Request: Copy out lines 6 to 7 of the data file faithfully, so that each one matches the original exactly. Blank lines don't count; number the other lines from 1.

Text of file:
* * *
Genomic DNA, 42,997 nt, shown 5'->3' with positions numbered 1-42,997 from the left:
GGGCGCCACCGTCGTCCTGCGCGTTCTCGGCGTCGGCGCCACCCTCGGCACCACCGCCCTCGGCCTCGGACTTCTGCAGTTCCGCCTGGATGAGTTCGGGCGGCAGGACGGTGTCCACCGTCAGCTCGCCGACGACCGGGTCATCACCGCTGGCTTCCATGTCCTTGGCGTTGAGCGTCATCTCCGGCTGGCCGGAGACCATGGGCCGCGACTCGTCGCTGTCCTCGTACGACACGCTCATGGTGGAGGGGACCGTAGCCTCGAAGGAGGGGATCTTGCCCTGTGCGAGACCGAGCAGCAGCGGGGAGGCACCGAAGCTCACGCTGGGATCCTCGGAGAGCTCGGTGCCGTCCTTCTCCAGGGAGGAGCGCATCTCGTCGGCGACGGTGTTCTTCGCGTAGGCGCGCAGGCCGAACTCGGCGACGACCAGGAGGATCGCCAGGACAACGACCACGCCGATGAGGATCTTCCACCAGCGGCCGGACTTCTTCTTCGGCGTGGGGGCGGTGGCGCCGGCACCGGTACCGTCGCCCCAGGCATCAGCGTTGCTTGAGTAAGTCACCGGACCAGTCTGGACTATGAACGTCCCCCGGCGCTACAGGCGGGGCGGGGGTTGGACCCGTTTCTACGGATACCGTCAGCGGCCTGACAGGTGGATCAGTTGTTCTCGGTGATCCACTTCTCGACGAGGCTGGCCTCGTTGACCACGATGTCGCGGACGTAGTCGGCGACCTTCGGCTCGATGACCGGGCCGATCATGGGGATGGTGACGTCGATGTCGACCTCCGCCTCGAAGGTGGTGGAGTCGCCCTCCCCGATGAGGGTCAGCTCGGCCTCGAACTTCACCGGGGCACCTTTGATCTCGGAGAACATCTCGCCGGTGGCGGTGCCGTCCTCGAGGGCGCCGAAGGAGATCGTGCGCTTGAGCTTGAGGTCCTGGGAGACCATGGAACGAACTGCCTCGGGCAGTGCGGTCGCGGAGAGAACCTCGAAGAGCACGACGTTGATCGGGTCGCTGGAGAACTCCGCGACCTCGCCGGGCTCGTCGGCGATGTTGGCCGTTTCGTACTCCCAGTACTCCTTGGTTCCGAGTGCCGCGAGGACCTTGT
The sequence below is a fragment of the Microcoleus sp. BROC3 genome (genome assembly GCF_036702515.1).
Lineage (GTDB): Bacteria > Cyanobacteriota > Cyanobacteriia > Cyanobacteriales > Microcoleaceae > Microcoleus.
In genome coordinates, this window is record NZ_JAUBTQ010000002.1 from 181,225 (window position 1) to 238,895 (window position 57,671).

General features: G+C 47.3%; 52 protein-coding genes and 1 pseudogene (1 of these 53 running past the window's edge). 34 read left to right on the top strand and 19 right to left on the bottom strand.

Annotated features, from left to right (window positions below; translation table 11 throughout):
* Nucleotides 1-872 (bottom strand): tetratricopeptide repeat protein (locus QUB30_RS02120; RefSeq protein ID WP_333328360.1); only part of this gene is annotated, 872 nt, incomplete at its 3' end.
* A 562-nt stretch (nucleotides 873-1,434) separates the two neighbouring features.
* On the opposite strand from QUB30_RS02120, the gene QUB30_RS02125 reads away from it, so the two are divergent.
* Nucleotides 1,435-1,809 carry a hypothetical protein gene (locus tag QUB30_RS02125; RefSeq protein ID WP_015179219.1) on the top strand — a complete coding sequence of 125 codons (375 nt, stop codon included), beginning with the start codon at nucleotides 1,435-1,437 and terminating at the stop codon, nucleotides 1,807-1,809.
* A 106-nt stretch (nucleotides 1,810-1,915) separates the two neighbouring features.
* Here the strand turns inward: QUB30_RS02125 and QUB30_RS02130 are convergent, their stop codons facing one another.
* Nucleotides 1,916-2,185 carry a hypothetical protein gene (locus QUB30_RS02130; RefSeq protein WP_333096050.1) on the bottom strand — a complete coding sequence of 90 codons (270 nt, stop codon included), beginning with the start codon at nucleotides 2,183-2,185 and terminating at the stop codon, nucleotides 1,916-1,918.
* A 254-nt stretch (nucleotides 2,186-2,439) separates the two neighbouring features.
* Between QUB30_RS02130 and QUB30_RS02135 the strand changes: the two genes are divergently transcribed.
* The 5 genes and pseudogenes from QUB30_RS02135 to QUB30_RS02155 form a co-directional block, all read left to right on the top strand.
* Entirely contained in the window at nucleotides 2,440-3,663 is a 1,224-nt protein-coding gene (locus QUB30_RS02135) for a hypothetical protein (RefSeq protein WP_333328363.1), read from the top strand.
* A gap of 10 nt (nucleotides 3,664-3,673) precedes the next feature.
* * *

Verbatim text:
General features: G+C 47.3%; 52 protein-coding genes and 1 pseudogene (1 of these 53 running past the window's edge). 34 read left to right on the top strand and 19 right to left on the bottom strand.

Annotated features, from left to right (window positions below; translation table 11 throughout):